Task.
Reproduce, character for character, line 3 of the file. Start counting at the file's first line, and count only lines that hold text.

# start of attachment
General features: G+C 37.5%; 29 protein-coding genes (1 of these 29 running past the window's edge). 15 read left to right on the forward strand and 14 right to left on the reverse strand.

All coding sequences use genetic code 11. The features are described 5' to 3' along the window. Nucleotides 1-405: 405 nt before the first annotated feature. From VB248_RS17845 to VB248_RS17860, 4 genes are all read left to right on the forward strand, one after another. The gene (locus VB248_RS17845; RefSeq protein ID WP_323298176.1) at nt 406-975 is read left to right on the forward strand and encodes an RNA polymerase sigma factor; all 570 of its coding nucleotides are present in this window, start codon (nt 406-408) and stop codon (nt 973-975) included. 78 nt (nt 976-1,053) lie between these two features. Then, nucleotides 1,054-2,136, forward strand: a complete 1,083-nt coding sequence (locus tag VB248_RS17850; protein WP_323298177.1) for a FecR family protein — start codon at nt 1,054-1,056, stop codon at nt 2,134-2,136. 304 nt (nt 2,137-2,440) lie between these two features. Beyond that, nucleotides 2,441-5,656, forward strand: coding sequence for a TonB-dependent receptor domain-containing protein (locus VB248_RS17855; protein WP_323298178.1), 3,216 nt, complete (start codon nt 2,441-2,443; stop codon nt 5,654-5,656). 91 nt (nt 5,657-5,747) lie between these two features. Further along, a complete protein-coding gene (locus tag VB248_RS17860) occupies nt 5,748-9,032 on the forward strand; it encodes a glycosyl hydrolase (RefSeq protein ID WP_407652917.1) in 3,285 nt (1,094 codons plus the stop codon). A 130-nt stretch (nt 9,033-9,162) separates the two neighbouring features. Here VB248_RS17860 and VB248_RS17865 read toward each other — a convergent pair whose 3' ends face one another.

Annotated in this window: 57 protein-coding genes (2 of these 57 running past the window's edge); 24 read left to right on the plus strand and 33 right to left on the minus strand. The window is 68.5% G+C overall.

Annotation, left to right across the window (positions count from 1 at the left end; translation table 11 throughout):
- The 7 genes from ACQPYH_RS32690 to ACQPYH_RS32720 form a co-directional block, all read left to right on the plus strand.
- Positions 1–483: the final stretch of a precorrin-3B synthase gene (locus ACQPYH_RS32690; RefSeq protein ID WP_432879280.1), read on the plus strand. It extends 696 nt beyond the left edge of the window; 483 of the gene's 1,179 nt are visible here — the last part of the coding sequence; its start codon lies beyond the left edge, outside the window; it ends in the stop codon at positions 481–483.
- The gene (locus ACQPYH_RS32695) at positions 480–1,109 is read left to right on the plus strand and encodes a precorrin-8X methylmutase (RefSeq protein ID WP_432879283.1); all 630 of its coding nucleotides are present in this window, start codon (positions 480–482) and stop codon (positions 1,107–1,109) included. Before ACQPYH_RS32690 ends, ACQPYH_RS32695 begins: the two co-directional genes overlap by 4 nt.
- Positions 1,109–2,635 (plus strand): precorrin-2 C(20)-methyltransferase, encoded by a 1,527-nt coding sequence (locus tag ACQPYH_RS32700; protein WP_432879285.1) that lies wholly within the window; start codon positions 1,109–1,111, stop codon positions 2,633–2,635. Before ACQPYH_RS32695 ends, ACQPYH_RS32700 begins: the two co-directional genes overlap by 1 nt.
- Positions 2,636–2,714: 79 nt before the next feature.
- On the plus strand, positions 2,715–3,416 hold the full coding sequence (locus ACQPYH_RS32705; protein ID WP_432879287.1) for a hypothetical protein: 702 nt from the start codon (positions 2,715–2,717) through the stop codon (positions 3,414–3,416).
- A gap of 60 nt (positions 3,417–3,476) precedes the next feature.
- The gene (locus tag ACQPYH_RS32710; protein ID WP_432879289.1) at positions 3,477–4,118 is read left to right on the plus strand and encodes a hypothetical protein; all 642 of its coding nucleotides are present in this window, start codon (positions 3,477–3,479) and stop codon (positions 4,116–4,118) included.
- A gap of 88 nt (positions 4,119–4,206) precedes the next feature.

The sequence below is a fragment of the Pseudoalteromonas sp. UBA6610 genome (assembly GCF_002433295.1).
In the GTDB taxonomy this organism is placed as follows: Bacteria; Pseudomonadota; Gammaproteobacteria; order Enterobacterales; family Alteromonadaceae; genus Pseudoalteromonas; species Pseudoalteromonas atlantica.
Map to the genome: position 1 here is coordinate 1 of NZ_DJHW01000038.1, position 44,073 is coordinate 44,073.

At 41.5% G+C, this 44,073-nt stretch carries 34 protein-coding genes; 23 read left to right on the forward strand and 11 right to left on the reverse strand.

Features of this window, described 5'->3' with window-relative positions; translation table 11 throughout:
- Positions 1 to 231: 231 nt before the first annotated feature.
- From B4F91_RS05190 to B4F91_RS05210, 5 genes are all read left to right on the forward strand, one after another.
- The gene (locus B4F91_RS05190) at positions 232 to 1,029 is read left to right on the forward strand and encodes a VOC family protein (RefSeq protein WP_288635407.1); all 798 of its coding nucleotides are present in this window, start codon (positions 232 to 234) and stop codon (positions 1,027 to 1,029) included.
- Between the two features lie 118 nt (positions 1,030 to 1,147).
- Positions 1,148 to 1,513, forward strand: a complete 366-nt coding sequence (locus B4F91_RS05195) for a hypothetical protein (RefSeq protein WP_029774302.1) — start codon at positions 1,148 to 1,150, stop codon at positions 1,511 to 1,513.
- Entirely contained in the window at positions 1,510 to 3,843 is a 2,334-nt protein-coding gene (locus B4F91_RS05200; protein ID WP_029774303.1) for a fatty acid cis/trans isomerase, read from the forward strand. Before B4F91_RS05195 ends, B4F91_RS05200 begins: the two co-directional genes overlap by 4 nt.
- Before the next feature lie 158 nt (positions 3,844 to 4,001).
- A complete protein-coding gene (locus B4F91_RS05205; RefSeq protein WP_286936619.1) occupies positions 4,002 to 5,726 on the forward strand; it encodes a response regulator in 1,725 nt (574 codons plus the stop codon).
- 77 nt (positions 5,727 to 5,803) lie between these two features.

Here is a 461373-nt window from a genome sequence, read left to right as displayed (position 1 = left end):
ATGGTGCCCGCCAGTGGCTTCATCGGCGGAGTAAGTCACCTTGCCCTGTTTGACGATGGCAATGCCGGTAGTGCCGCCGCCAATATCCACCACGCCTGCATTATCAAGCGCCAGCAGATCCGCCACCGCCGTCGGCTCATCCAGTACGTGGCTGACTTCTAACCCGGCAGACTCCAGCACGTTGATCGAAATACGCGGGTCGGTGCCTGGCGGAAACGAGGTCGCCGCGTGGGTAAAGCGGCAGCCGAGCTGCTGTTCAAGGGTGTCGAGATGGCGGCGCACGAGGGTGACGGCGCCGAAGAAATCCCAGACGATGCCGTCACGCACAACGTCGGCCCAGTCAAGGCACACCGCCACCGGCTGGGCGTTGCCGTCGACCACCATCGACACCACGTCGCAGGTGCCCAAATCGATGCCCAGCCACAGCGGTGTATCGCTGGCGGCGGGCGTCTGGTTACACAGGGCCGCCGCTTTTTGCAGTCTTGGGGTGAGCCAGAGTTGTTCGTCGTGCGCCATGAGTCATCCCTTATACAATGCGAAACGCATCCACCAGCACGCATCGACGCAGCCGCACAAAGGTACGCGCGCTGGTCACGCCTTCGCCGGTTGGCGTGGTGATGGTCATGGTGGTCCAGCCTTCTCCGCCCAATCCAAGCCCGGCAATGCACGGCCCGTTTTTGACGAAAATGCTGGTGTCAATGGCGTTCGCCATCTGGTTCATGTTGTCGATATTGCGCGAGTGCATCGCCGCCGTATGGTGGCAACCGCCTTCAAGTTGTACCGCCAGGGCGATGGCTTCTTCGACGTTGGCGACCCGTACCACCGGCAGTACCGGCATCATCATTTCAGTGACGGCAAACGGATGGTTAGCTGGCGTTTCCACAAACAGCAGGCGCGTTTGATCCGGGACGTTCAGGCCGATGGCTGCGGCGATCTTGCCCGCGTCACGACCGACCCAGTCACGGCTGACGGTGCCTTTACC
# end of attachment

Annotated in this window: 57 protein-coding genes (2 of these 57 running past the window's edge); 24 read left to right on the plus strand and 33 right to left on the minus strand. The window is 68.5% G+C overall.